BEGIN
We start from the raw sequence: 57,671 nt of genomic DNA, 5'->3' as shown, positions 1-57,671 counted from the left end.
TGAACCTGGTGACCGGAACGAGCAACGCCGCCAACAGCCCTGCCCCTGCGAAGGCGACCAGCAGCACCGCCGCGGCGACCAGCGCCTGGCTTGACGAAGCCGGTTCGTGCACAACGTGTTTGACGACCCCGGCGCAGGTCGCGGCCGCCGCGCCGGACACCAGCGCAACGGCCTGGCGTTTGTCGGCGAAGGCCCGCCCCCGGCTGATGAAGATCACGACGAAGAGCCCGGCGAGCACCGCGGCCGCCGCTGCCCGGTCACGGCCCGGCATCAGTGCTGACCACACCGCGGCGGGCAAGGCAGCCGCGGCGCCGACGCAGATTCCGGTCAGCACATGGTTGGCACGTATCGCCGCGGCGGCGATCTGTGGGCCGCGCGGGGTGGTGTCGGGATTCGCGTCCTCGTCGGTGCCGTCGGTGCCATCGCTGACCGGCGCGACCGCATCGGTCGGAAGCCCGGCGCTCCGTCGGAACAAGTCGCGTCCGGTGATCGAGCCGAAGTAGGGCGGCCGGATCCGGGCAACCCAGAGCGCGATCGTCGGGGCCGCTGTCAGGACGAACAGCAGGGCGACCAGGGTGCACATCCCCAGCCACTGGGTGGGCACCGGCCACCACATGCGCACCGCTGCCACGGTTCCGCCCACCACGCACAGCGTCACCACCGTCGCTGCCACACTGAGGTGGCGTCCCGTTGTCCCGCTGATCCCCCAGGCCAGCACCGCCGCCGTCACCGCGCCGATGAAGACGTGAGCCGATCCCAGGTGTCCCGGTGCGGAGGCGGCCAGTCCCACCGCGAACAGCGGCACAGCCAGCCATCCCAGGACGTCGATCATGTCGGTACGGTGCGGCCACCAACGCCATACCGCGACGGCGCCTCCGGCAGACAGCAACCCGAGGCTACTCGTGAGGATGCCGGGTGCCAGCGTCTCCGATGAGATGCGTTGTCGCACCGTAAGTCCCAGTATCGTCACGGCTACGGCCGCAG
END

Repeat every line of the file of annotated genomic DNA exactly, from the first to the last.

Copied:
We start from the raw sequence: 57,671 nt of genomic DNA, 5'->3' as shown, positions 1-57,671 counted from the left end.
TGAACCTGGTGACCGGAACGAGCAACGCCGCCAACAGCCCTGCCCCTGCGAAGGCGACCAGCAGCACCGCCGCGGCGACCAGCGCCTGGCTTGACGAAGCCGGTTCGTGCACAACGTGTTTGACGACCCCGGCGCAGGTCGCGGCCGCCGCGCCGGACACCAGCGCAACGGCCTGGCGTTTGTCGGCGAAGGCCCGCCCCCGGCTGATGAAGATCACGACGAAGAGCCCGGCGAGCACCGCGGCCGCCGCTGCCCGGTCACGGCCCGGCATCAGTGCTGACCACACCGCGGCGGGCAAGGCAGCCGCGGCGCCGACGCAGATTCCGGTCAGCACATGGTTGGCACGTATCGCCGCGGCGGCGATCTGTGGGCCGCGCGGGGTGGTGTCGGGATTCGCGTCCTCGTCGGTGCCGTCGGTGCCATCGCTGACCGGCGCGACCGCATCGGTCGGAAGCCCGGCGCTCCGTCGGAACAAGTCGCGTCCGGTGATCGAGCCGAAGTAGGGCGGCCGGATCCGGGCAACCCAGAGCGCGATCGTCGGGGCCGCTGTCAGGACGAACAGCAGGGCGACCAGGGTGCACATCCCCAGCCACTGGGTGGGCACCGGCCACCACATGCGCACCGCTGCCACGGTTCCGCCCACCACGCACAGCGTCACCACCGTCGCTGCCACACTGAGGTGGCGTCCCGTTGTCCCGCTGATCCCCCAGGCCAGCACCGCCGCCGTCACCGCGCCGATGAAGACGTGAGCCGATCCCAGGTGTCCCGGTGCGGAGGCGGCCAGTCCCACCGCGAACAGCGGCACAGCCAGCCATCCCAGGACGTCGATCATGTCGGTACGGTGCGGCCACCAACGCCATACCGCGACGGCGCCTCCGGCAGACAGCAACCCGAGGCTACTCGTGAGGATGCCGGGTGCCAGCGTCTCCGATGAGATGCGTTGTCGCACCGTAAGTCCCAGTATCGTCACGGCTACGGCCGCAG